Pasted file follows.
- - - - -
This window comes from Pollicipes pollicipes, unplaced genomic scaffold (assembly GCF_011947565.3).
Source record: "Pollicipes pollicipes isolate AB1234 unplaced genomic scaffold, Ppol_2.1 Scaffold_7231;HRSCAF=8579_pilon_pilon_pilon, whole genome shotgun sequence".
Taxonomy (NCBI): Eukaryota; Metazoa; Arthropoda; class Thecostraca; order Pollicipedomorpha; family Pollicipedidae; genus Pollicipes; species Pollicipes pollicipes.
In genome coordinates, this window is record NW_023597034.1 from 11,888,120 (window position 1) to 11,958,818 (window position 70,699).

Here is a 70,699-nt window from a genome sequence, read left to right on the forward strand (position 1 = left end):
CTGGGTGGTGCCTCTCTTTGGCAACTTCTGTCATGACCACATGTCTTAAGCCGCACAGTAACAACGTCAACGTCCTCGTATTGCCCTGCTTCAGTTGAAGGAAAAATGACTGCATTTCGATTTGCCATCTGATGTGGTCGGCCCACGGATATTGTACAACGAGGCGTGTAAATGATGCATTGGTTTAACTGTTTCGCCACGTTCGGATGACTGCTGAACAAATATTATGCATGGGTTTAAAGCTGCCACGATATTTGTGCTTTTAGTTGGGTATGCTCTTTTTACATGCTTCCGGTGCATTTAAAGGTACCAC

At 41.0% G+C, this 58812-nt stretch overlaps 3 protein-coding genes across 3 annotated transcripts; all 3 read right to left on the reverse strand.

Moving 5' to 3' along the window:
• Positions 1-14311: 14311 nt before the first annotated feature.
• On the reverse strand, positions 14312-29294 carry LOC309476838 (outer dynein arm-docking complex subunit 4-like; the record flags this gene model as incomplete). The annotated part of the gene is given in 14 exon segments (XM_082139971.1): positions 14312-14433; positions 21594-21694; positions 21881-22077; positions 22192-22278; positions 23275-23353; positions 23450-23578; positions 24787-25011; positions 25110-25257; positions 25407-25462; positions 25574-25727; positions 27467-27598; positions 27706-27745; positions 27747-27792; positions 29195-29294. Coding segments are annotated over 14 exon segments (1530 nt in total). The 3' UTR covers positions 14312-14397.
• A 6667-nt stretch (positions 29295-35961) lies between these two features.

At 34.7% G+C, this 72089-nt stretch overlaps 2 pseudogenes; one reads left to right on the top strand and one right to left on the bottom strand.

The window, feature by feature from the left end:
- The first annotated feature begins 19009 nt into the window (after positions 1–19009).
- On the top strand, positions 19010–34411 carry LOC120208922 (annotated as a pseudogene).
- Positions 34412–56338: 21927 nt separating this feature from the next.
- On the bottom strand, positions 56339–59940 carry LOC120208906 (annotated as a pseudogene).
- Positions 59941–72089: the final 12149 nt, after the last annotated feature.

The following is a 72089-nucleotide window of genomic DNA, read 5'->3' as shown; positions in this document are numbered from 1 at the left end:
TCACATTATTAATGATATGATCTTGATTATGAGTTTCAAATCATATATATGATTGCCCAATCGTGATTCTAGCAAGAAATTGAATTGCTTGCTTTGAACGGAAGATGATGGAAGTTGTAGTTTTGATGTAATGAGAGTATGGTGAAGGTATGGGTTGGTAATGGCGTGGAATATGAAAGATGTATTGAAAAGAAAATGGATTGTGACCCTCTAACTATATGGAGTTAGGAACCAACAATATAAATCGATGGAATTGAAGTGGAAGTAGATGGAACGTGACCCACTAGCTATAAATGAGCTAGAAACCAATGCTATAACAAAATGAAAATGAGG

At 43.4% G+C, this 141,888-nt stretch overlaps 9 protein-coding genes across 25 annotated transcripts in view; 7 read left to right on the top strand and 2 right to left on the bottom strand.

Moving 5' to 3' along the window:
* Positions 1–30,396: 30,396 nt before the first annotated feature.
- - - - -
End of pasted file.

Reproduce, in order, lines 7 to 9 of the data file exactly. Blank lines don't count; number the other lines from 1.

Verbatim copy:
At 41.0% G+C, this 58812-nt stretch overlaps 3 protein-coding genes across 3 annotated transcripts; all 3 read right to left on the reverse strand.

Moving 5' to 3' along the window:
• Positions 1-14311: 14311 nt before the first annotated feature.